National Labor Relations Board v. Premier Worsted Mills, 183 F.2d 256 (4th Cir. 1950)Annotate this Case
Decided June 19, 1950
Thomas McDermott, Attorney, National Labor Relations Board, Washington, D. C. (David P. Findling, Associate General Counsel; A. Norman Somers, Assistant General Counsel, and Norton I. Come, Attorney, National Labor Relations Board, all of Washington, D. C., on brief), for petitioner.
Thornton H. Brooks, Greensboro, N. C., and I. M. Bailey, Raleigh, N. C. (Bailey & Holding, Raleigh, N. C., and Brooks, McLendon, Brim & Holderness, Greensboro, N. C., on brief), for respondent.
Before PARKER, SOPER and DOBIE, Circuit Judges.
This is a petition to enforce an order of the National Labor Relations Board directing the Premier Worsted Mills to cease and desist from interference with the right of self organization on the part of its employees and to offer reinstatement with back pay to four employees found to have been discriminatorily discharged. The only question presented is the sufficiency of the evidence to sustain the findings and order of the Board; and we think there can be no doubt as to its sufficiency. It is analyzed at length in the report of the Trial Examiner approved by the Board, and no purpose would be served by repeating the analysis here. It is sufficient to say that there is ample evidence of surveillance of union activities, of interrogation of employees as to union membership, and of threats of economic reprisal engaged in by supervisory employees or employees occupying such a status as to justify the conclusion that they were acting for the employer. While the employer introduced evidence to the effect that the discharges were upon proper grounds, there was other evidence from which the conclusion of discriminatory discharge could properly be drawn, and in such case it is for the Board, not this Court, to say what the facts are. N. L. R. B. v. Piedmont Wagon & Mfg. Co., 4 Cir., 176 F.2d 695; Hartsell Mills Co. v. N. L. R. B., 4 Cir., 111 F.2d 291, 293. As said in the case last cited:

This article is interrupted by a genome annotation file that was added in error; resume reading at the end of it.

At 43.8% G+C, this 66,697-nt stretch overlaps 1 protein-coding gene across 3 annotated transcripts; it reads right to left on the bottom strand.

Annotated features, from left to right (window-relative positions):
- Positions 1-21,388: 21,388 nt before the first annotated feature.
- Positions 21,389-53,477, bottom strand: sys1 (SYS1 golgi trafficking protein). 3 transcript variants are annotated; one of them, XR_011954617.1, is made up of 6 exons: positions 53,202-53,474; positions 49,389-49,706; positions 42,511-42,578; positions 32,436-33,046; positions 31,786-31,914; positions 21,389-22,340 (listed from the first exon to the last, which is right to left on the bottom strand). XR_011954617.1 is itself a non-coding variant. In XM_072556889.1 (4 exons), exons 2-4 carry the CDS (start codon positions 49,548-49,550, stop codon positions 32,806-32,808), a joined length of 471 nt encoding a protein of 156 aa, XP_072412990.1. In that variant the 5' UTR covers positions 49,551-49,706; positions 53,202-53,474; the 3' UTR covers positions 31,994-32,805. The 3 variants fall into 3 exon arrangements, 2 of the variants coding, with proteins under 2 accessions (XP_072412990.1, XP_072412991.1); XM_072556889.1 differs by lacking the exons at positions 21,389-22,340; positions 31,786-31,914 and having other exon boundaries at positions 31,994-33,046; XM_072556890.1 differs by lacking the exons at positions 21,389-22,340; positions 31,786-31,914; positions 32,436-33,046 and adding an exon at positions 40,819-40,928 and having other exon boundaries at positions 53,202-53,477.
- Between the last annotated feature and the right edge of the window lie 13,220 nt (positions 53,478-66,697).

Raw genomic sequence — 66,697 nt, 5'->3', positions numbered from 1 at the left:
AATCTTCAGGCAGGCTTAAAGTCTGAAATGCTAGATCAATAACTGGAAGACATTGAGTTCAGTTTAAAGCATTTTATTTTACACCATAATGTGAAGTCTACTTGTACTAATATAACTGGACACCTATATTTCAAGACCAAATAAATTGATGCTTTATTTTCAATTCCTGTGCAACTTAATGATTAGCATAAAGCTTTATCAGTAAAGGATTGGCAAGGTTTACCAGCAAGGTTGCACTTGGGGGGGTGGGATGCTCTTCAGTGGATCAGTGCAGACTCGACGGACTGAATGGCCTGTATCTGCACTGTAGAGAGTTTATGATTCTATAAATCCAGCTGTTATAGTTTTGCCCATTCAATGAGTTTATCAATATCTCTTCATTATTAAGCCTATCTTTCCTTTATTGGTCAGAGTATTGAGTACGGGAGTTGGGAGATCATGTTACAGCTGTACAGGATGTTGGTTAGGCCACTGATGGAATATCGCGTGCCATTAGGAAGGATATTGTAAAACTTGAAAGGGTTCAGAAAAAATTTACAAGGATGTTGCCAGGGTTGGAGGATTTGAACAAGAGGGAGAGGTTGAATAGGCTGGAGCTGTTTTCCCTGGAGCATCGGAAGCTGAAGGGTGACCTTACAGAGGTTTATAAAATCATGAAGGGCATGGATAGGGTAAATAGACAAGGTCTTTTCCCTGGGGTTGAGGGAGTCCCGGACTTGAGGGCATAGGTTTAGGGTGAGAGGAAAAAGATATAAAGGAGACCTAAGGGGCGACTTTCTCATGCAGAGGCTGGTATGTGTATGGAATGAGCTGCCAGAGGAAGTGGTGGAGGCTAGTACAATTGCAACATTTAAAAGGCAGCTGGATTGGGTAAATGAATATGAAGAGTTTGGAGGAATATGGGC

"It must be remembered, in this connection, that the question involved is a pure question of fact; that, in passing upon it, the Board may give consideration to circumstantial evidence as well as to that which is direct; that direct evidence of a purpose to violate the statute is rarely obtainable; and that where the finding of the Board is supported by circumstances from which the conclusion of discriminatory discharge may legitimately be drawn, it is binding upon the courts, as they are without power to find facts or to substitute their judgment for that of the Board." We are asked to reexamine our decision in Eastern Coal Corp. v. N.L.R.B. 4 Cir. 176 F.2d 131, 135, but we find no occasion to do so. That decision was rendered after most careful consideration of the scope of review; and we entertain no doubt as to the correctness of the rule there laid down, viz.:
"* * * the court in reviewing the decisions is not empowered to weigh one bit of evidence against another with a view of determining which it will accept as true or to substitute its judgment for that of the Board in determining what ultimate facts are established by the circumstances in evidence. The court reviews the findings of the Board as it reviews the findings of a jury on a motion n. o. v., that is to say, the findings, like the verdict, must stand if there is substantial evidence in the record to support them."
The order of the Board will be enforced.